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'Elvis Lives' gives audience four views of The King

Elvis Lives Tour - Bill Cherry plays the ‘70s Elvis Presley in 'Elvis Lives.'
<div style='float:right;width:100%;' align='right'><em>Elvis Lives Tour</em></div>Bill Cherry plays the ‘70s Elvis Presley in 'Elvis Lives.'
Elvis Lives Tour - 'Elvis Lives' features four performers playing Elvis Presley at different periods of his life.
<div style='float:right;width:100%;' align='right'><em>Elvis Lives Tour</em></div>'Elvis Lives' features four performers playing Elvis Presley at different periods of his life.

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‘Elvis Lives'

Presented By: Broadway at Heinz Hall

When: 8 p.m. March 29; 2 and 8 p.m. March 30

Admission: $20-$85

Where: Heinz Hall, Downtown

Details: 412-392-4900 or www.trustarts.org

'American Coyotes' Series

Traveling by Jeep, boat and foot, Tribune-Review investigative reporter Carl Prine and photojournalist Justin Merriman covered nearly 2,000 miles over two months along the border with Mexico to report on coyotes — the human traffickers who bring illegal immigrants into the United States. Most are Americans working for money and/or drugs. This series reports how their operations have a major impact on life for residents and the environment along the border — and beyond.

Wednesday, March 27, 2013, 8:37 p.m.
 

Fans of Elvis Presley often debate about which Elvis is their favorite.

For some, it's the hip-swiveling young Elvis who took the world by storm with “Hound Dog.”

Others favor the 1968 leather-clad comeback Elvis or movie-star Elvis or '70s white-jumpsuit concert Elvis.

Whatever their choice, fans can have it their way March 29 and 30 when multiple versions of The King come together on the Heinz Hall stage with “Elvis Lives.”

A presentation of Broadway at Heinz Hall, the multimedia production is a partnership between On Stage Touring and Elvis Presley Enterprises.

It combines images, backup singers and dancers, and a band that showcases an abundance of songs from Presley's career, some of which are familiar hits and others that may be less-well-known.

“Elvis narrates as we go along with actual footage projected on the screen behind,” says Bill Cherry, who plays '70s Elvis.

Not one but four Elvis tribute artists portray Presley at various phases of his life. Cherry and his three fellow performers — Leo Days ('50s Elvis), Ben Klein (1968 Elvis) and Kevin Mills (movie-star Elvis) — are joined by Lori Russo, a tribute artist who plays Ann Margret, Presley's co-star in “Viva, Las Vegas.”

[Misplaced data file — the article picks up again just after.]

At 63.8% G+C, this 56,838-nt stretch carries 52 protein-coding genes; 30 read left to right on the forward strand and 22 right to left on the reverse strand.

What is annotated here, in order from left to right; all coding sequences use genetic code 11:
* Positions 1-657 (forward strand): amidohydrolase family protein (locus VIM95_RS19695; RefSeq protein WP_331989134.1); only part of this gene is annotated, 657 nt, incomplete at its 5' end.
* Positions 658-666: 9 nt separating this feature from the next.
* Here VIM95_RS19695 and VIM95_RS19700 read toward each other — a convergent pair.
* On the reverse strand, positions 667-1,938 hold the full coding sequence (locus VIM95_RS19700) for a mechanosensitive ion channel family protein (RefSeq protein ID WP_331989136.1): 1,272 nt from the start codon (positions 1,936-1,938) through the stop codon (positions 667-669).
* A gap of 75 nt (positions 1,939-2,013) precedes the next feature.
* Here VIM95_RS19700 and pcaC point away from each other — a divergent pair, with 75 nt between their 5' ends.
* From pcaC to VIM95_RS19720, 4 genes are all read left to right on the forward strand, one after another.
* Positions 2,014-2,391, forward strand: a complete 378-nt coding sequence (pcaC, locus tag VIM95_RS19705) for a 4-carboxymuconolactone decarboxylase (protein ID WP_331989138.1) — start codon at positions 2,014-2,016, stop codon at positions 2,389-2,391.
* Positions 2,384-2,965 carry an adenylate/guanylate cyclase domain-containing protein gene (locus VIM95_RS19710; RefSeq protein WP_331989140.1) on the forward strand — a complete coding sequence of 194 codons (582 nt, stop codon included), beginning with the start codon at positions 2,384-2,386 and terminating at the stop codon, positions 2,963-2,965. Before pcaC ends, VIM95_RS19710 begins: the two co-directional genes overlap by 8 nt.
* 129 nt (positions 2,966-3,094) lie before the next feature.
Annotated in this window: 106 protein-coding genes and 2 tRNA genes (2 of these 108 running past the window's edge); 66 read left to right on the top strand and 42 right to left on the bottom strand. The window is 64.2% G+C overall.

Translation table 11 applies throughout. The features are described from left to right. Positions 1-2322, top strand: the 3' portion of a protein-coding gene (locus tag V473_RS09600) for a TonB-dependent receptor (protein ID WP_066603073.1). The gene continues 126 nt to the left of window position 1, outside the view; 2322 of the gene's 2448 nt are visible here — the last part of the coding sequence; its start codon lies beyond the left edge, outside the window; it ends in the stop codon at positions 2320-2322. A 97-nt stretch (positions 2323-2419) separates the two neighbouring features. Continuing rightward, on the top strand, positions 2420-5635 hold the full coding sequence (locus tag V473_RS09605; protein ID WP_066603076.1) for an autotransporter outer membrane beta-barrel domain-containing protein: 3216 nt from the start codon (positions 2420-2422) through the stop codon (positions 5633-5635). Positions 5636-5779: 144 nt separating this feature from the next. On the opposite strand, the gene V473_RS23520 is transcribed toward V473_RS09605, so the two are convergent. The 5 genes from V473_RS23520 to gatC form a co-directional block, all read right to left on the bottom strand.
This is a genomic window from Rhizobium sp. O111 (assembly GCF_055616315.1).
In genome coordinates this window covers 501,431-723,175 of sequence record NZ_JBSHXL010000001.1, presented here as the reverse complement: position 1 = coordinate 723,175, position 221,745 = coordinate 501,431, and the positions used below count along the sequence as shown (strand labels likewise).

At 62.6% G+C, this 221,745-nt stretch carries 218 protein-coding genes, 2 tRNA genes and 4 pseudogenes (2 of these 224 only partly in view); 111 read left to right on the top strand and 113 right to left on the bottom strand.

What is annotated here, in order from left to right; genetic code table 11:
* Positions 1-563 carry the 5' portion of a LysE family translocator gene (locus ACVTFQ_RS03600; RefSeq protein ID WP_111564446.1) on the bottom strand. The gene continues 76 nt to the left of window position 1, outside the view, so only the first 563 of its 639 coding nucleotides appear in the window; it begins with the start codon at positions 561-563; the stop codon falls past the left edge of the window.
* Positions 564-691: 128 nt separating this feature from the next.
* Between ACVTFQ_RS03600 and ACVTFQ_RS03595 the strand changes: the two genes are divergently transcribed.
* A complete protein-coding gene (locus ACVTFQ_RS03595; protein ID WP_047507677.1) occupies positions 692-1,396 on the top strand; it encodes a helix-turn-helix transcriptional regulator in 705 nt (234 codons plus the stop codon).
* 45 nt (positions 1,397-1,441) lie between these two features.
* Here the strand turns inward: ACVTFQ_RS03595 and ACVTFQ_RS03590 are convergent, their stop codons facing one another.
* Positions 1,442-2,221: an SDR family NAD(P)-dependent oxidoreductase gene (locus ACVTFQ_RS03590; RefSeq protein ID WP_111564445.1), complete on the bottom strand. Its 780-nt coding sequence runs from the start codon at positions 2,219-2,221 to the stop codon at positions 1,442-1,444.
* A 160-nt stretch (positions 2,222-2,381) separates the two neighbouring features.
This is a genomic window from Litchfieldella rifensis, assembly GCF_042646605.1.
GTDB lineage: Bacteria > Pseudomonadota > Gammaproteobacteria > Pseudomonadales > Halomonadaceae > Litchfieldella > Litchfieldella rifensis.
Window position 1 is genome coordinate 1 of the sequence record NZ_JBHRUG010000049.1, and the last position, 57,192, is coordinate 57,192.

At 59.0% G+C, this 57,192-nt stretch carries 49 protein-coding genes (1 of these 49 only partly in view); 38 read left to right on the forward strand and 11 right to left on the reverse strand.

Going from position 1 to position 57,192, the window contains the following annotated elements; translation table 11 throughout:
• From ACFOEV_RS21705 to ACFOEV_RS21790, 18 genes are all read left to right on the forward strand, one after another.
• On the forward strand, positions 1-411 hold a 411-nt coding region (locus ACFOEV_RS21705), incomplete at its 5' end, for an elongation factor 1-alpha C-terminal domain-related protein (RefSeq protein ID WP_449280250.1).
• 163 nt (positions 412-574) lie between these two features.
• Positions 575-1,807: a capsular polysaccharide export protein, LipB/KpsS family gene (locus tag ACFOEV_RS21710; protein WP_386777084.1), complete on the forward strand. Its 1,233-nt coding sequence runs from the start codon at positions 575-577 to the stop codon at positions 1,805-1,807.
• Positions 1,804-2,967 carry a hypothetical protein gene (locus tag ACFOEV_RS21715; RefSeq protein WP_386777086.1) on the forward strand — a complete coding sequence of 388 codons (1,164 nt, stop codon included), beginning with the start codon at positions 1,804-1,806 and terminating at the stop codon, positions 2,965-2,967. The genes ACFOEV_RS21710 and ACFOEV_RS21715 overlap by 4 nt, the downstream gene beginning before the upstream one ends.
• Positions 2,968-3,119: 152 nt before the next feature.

The Elvises were chosen for the tour after becoming finalists in one of the Ultimate Elvis Tribute Artist contests sponsored by Elvis Presley Enterprises, the corporate entity created by the Elvis Presley Trust to manage its assets.

“It's the only tour endorsed by Elvis Presley Enterprises,” Cherry says.

Cherry never saw Presley perform live. But he grew up listening to records his parents owned and watching movies.

After Presley died, Cherry's parents took him to an Elvis Presley tribute show.

“It was very exciting. I thought: ‘Man, I would like to do that,'” he says.

He started by putting on a pair of tight jeans and a white shirt, darkening and slicking back his blonde hair and belting out Presley songs in his living room while his father illuminated him with a hand-held flashlight.

Cherry started performing for others in 1989. But it wasn't until 1998, when he got laid off from his job as a welder, that he got the courage to make a career out of what he loved.

Long before he won the 2009 Ultimate Elvis Tribute Artist Contest or got cast in “Elvis Lives,” Cherry knew the '70s Elvis was his favorite. “That's the last memory the world has of Elvis,” Cherry says.

“I grew up in the '70s. I liked that style, the way he dressed,” he says. “I always liked the jumpsuit. He not only laid the path for music but fashion-wise. He started the glam-rockers. Elvis was the King of Bling.”

Fans naturally make up a large part of the audience for “Elvis Lives,” Cherry says.

“They're recapturing something. It's a time tunnel. It takes you back and gives you an insight into Elvis' life.”

But others also enjoy it, Cherry says.

“We get a lot of people dragged to (the show) by an Elvis fan and they walk away Elvis fans,” he says. “Most everyone can relate to Elvis by the rags-to-riches story and his humbleness. We all have a little Elvis in us.”

Asked what Presley would think if he came back and saw the show, Cherry says: “I think he would be amazed. … I think he would be honored and proud.”

Alice T. Carter is the theater critic for Trib Total Media. She can be reached at 412-320-7808 or acarter@tribweb.com.

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